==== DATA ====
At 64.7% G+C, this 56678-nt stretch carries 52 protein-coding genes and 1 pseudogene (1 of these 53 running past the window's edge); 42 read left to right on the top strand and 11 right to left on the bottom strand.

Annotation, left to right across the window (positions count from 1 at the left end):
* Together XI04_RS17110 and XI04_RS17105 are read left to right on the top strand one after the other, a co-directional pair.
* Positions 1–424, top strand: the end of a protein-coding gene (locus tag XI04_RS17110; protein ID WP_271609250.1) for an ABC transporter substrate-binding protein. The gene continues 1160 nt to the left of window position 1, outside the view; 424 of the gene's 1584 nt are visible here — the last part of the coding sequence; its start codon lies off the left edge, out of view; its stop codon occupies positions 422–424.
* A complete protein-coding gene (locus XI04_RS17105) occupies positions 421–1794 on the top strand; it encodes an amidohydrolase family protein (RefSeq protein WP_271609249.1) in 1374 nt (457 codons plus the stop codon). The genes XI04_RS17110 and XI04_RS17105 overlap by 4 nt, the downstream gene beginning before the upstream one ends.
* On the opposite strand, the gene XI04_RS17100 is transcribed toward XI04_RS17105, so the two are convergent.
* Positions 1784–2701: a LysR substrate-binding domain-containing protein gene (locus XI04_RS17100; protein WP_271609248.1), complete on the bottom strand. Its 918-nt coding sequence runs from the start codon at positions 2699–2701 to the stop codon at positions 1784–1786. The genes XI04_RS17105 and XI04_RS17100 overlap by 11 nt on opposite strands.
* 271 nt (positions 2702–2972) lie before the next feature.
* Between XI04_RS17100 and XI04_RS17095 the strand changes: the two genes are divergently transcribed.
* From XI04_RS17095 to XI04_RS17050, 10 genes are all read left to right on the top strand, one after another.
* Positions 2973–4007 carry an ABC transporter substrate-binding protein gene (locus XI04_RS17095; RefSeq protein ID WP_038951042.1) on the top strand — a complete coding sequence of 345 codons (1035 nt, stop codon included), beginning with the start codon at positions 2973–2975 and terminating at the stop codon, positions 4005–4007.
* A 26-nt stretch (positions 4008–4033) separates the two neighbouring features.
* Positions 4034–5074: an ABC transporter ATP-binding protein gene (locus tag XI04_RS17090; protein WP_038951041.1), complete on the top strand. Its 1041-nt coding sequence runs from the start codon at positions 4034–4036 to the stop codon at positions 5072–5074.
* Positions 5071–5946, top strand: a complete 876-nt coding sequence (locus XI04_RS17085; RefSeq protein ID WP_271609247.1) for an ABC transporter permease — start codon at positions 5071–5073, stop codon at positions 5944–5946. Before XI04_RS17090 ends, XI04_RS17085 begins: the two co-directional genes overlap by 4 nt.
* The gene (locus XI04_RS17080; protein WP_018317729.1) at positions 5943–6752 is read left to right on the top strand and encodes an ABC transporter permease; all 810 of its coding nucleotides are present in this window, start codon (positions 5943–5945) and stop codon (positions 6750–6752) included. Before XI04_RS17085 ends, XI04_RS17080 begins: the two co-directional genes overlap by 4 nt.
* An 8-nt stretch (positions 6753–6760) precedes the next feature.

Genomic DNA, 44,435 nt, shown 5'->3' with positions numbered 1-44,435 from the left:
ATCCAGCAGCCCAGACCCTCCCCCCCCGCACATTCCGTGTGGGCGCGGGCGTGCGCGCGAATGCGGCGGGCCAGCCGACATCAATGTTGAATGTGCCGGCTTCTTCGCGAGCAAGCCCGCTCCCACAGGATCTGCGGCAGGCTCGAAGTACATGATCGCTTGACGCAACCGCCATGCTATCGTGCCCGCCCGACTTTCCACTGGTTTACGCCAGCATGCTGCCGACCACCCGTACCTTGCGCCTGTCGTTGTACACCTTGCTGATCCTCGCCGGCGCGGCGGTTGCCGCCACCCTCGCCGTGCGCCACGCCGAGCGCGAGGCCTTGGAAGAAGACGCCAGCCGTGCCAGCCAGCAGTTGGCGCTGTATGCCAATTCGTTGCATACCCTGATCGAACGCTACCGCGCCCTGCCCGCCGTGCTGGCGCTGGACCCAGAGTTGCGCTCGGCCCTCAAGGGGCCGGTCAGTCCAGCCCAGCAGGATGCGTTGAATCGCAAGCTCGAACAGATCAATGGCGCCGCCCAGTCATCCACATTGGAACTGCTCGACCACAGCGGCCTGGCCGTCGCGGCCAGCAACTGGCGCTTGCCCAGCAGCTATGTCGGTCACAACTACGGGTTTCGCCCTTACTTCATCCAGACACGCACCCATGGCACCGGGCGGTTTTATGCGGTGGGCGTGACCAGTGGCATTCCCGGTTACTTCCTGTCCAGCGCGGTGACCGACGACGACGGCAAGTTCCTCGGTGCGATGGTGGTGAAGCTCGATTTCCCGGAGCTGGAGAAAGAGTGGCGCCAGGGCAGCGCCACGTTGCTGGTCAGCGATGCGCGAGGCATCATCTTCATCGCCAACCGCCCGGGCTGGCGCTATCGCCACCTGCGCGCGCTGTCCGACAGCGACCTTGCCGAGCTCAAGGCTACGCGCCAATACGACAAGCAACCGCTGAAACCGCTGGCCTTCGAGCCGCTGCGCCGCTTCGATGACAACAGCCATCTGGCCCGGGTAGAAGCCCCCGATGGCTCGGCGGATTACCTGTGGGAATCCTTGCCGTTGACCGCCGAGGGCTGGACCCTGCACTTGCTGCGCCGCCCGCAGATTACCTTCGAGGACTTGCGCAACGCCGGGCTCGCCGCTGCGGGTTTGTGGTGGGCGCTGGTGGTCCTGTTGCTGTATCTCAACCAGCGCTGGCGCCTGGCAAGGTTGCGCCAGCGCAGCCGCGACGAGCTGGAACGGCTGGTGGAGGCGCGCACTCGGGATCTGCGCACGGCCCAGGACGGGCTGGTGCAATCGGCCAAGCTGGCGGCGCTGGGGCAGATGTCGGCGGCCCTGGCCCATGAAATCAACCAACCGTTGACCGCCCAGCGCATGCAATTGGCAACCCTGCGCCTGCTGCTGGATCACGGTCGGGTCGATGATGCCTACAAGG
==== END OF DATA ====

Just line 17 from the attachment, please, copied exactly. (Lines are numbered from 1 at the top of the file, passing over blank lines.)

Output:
Genomic DNA, 44,435 nt, shown 5'->3' with positions numbered 1-44,435 from the left: